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Monday, 26 November 2018
Page: 11392


Mrs PRENTICE (Ryan) (15:50): On behalf of the Joint Standing Committee on the National Broadband Network, I present the committee's report entitled The rollout of the NBN in rural and regional areas (2nd report of the 45th Parliament).

Report made a parliamentary paper in accordance with standing order 39(e).

Mrs PRENTICE: by leave—Only the coalition government is committed to completing the NBN effectively and efficiently to ensure all Australians have access to fast broadband as soon as possible at affordable prices and at the least cost to taxpayers.

In late 2017, prior to my appointment as chairman, the committee agreed to conduct an inquiry into the rollout of the NBN in rural and regional Australia.

Good communication is vital to the economic development and social participation of Australians living in rural and regional communities.

For those communities, the NBN provides a digital connectivity necessary to allow them to engage in those aspects of life that residents of metropolitan Australia take for granted—education, access to government and other services, and participation in the global marketplace.

There is no doubt that the rollout of the NBN to regional and remote Australia is challenging. We are the sixth largest country in the world, with a landmass of more than 7.6 million square kilometres. The population density in regional and rural Australia is less than one person per square kilometre. This is the most complex nation-building infrastructure project ever undertaken.

As a result of the approach from the coalition government, the NBN rollout is significantly more progressed in regional areas than in metropolitan Australia. At present, around 96 per cent of all homes and businesses outside major urban areas either can order an NBN service or have network construction underway.

There are a number of challenges inherent in delivering the NBN to rural and regional Australia. However, to put the challenges of connecting regional Australia into perspective, we need to look at the history of the NBN project to understand the design decisions that were made by our predecessors.

Back in 2010, under the former Labor government, the decision was taken to provision the network for a busy-hour minimum of three megabits per second.

Labor was completely clueless about the needs of rural and regional Australia, only factoring in a take-up rate of between 22 to 25 per cent across the entire satellite and fixed wireless footprint.

This means Labor expected more than 700,000 premises in regional Australia to not take up an NBN service.

In addition, the 2014 Fixed wireless and satellite review found the cost of providing improved services for satellite and fixed-wireless customers was $1.3 billion higher than projected in Labor's 2012 corporate plan.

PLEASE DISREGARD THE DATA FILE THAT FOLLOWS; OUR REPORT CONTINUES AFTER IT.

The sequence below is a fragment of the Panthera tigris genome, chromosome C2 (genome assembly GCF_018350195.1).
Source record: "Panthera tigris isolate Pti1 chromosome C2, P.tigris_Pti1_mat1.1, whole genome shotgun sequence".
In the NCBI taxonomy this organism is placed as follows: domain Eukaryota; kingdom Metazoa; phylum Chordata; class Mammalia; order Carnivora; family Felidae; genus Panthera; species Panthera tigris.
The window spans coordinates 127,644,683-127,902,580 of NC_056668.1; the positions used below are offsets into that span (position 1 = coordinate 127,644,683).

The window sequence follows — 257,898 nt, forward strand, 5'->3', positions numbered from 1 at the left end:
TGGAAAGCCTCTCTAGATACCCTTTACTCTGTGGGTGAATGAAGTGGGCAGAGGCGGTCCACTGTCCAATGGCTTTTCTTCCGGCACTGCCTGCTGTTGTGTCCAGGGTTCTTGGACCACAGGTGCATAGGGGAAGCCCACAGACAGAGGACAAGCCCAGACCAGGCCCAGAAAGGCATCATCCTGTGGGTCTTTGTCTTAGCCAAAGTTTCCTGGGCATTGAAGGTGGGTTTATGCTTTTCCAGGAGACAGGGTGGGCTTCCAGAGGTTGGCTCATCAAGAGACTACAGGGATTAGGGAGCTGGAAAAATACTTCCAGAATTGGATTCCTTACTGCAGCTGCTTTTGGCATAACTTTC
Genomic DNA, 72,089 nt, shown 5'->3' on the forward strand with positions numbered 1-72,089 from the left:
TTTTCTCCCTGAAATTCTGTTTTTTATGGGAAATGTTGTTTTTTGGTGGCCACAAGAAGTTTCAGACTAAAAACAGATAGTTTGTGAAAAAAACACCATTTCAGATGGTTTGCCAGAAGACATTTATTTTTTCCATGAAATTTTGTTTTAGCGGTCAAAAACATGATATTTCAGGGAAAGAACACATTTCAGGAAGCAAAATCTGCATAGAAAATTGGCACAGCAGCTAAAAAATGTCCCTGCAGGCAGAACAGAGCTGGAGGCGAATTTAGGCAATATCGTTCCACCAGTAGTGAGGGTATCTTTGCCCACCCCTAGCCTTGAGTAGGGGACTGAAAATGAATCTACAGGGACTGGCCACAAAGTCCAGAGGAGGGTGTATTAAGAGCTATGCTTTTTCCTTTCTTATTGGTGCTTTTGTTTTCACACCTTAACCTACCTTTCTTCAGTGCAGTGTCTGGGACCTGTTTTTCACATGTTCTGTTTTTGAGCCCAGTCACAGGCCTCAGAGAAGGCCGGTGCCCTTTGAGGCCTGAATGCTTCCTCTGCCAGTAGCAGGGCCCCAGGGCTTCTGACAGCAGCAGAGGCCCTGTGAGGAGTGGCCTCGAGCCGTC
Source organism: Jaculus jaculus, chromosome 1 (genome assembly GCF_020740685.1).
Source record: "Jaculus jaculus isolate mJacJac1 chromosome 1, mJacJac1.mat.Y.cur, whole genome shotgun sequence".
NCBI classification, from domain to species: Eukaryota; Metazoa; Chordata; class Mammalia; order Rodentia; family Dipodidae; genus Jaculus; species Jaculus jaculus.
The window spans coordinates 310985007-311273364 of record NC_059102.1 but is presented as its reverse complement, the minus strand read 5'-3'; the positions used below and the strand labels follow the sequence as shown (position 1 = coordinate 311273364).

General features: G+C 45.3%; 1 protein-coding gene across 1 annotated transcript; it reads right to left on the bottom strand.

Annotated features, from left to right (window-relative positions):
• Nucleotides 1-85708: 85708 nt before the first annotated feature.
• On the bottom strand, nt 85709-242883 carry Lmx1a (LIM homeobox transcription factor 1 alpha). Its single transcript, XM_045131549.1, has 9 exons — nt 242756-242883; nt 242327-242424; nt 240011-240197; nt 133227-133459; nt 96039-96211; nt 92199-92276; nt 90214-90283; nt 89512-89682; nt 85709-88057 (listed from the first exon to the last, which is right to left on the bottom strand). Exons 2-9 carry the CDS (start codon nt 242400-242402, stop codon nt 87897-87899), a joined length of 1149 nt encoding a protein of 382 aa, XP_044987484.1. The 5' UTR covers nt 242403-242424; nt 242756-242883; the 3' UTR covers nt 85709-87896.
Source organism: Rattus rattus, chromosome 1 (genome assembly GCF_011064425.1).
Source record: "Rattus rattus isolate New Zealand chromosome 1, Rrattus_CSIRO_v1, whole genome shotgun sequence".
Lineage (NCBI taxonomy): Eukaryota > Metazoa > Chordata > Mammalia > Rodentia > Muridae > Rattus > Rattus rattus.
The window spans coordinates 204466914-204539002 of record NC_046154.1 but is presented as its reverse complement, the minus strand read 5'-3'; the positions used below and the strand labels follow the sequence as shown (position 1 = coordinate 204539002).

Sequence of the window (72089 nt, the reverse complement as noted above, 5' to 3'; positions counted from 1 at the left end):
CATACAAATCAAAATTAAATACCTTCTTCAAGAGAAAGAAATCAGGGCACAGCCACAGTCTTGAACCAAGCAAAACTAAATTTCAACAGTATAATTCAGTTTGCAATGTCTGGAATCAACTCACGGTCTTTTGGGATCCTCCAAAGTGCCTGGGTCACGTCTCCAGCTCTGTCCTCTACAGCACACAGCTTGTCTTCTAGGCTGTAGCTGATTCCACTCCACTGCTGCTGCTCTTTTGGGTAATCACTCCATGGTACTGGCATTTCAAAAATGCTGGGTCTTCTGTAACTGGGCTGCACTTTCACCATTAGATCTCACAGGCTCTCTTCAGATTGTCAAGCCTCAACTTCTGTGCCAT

The review also found that while Labor had planned for just 1,400 fixed-wireless towers, the rollout would require 2,900 towers to meet demand.

Only the responsible coalition government is investing more in regional telecommunications than any government before.

With regard to the Sky Muster satellite, NBN Co continues to examine ways that satellite capability can be further improved. On 12 November NBN Co announced it was consulting about a new satellite product called Sky Muster Plus, which will provide regional Australia access to more data and higher speeds.

Under the coalition government, the NBN will be completed nationwide by 2020—a full six years sooner than under Labor and at $30 billion less cost.

Our government is committed to delivering ubiquitous broadband.

Providing broadband access to areas that were previously deprived helps usher in new competition and reduce the tyranny of distance.

The coalition's rural prioritisation of the NBN rollout has helped unlock social, economic and entertainment possibilities through access to fast broadband. Last financial year, the NBN access network is estimated to have driven $450 million in GDP and the creation of an additional 1,750 jobs in the regions.

The opposition can harp on with inquiry after inquiry, but the fact remains that under the coalition government the NBN rollout is on track, is on budget and has more than 4.5 million premises connected and more than 7.6 million premises now able to order an NBN service.

In closing, I wish to thank all the committee members and the former chair, the member for Farrer, as well as those who made submissions and the witnesses who gave their time to appear at hearings. I also place on record the committee's appreciation and thanks for the secretariat's diligence and hard work.